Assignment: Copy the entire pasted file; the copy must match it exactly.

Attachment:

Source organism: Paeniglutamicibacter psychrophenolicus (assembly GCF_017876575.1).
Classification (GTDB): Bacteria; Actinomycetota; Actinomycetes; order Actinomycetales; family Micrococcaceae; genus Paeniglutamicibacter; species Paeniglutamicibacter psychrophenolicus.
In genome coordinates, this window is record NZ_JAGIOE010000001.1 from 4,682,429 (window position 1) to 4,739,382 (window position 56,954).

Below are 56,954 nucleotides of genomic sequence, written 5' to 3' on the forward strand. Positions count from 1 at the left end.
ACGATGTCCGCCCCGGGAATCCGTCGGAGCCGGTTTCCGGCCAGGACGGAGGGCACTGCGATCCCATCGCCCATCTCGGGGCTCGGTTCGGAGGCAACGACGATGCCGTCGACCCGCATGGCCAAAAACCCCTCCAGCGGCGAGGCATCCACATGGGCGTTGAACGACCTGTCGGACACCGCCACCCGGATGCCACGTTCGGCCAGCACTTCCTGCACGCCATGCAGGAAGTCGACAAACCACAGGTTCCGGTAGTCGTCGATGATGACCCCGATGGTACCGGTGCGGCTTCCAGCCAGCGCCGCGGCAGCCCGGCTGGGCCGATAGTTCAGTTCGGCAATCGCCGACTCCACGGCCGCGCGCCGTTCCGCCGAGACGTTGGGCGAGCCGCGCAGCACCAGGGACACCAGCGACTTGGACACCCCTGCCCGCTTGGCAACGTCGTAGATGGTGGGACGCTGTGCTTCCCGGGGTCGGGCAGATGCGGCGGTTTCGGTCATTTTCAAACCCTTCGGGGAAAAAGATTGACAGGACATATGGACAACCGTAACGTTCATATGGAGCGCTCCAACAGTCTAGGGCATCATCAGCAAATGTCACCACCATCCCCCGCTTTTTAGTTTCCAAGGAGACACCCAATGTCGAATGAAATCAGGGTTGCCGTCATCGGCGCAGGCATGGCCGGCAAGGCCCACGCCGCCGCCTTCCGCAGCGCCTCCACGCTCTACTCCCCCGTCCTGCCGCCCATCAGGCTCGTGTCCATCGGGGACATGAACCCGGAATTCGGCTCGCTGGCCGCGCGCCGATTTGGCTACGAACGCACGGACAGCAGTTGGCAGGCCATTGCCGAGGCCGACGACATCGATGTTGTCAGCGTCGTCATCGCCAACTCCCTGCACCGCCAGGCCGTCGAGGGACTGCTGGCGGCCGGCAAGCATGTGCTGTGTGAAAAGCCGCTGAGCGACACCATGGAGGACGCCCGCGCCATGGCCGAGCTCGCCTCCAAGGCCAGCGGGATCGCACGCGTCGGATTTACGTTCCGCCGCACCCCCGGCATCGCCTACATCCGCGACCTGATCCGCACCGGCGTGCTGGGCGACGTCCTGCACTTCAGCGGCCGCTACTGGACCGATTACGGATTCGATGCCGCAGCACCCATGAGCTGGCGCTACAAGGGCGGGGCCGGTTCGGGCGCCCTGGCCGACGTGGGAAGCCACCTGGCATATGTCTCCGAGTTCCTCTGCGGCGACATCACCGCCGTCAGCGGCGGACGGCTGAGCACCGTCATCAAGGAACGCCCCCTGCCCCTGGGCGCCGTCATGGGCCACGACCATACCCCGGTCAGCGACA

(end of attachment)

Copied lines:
Source organism: Paeniglutamicibacter psychrophenolicus (assembly GCF_017876575.1).
Classification (GTDB): Bacteria; Actinomycetota; Actinomycetes; order Actinomycetales; family Micrococcaceae; genus Paeniglutamicibacter; species Paeniglutamicibacter psychrophenolicus.
In genome coordinates, this window is record NZ_JAGIOE010000001.1 from 4,682,429 (window position 1) to 4,739,382 (window position 56,954).

Below are 56,954 nucleotides of genomic sequence, written 5' to 3' on the forward strand. Positions count from 1 at the left end.
ACGATGTCCGCCCCGGGAATCCGTCGGAGCCGGTTTCCGGCCAGGACGGAGGGCACTGCGATCCCATCGCCCATCTCGGGGCTCGGTTCGGAGGCAACGACGATGCCGTCGACCCGCATGGCCAAAAACCCCTCCAGCGGCGAGGCATCCACATGGGCGTTGAACGACCTGTCGGACACCGCCACCCGGATGCCACGTTCGGCCAGCACTTCCTGCACGCCATGCAGGAAGTCGACAAACCACAGGTTCCGGTAGTCGTCGATGATGACCCCGATGGTACCGGTGCGGCTTCCAGCCAGCGCCGCGGCAGCCCGGCTGGGCCGATAGTTCAGTTCGGCAATCGCCGACTCCACGGCCGCGCGCCGTTCCGCCGAGACGTTGGGCGAGCCGCGCAGCACCAGGGACACCAGCGACTTGGACACCCCTGCCCGCTTGGCAACGTCGTAGATGGTGGGACGCTGTGCTTCCCGGGGTCGGGCAGATGCGGCGGTTTCGGTCATTTTCAAACCCTTCGGGGAAAAAGATTGACAGGACATATGGACAACCGTAACGTTCATATGGAGCGCTCCAACAGTCTAGGGCATCATCAGCAAATGTCACCACCATCCCCCGCTTTTTAGTTTCCAAGGAGACACCCAATGTCGAATGAAATCAGGGTTGCCGTCATCGGCGCAGGCATGGCCGGCAAGGCCCACGCCGCCGCCTTCCGCAGCGCCTCCACGCTCTACTCCCCCGTCCTGCCGCCCATCAGGCTCGTGTCCATCGGGGACATGAACCCGGAATTCGGCTCGCTGGCCGCGCGCCGATTTGGCTACGAACGCACGGACAGCAGTTGGCAGGCCATTGCCGAGGCCGACGACATCGATGTTGTCAGCGTCGTCATCGCCAACTCCCTGCACCGCCAGGCCGTCGAGGGACTGCTGGCGGCCGGCAAGCATGTGCTGTGTGAAAAGCCGCTGAGCGACACCATGGAGGACGCCCGCGCCATGGCCGAGCTCGCCTCCAAGGCCAGCGGGATCGCACGCGTCGGATTTACGTTCCGCCGCACCCCCGGCATCGCCTACATCCGCGACCTGATCCGCACCGGCGTGCTGGGCGACGTCCTGCACTTCAGCGGCCGCTACTGGACCGATTACGGATTCGATGCCGCAGCACCCATGAGCTGGCGCTACAAGGGCGGGGCCGGTTCGGGCGCCCTGGCCGACGTGGGAAGCCACCTGGCATATGTCTCCGAGTTCCTCTGCGGCGACATCACCGCCGTCAGCGGCGGACGGCTGAGCACCGTCATCAAGGAACGCCCCCTGCCCCTGGGCGCCGTCATGGGCCACGACCATACCCCGGTCAGCGACA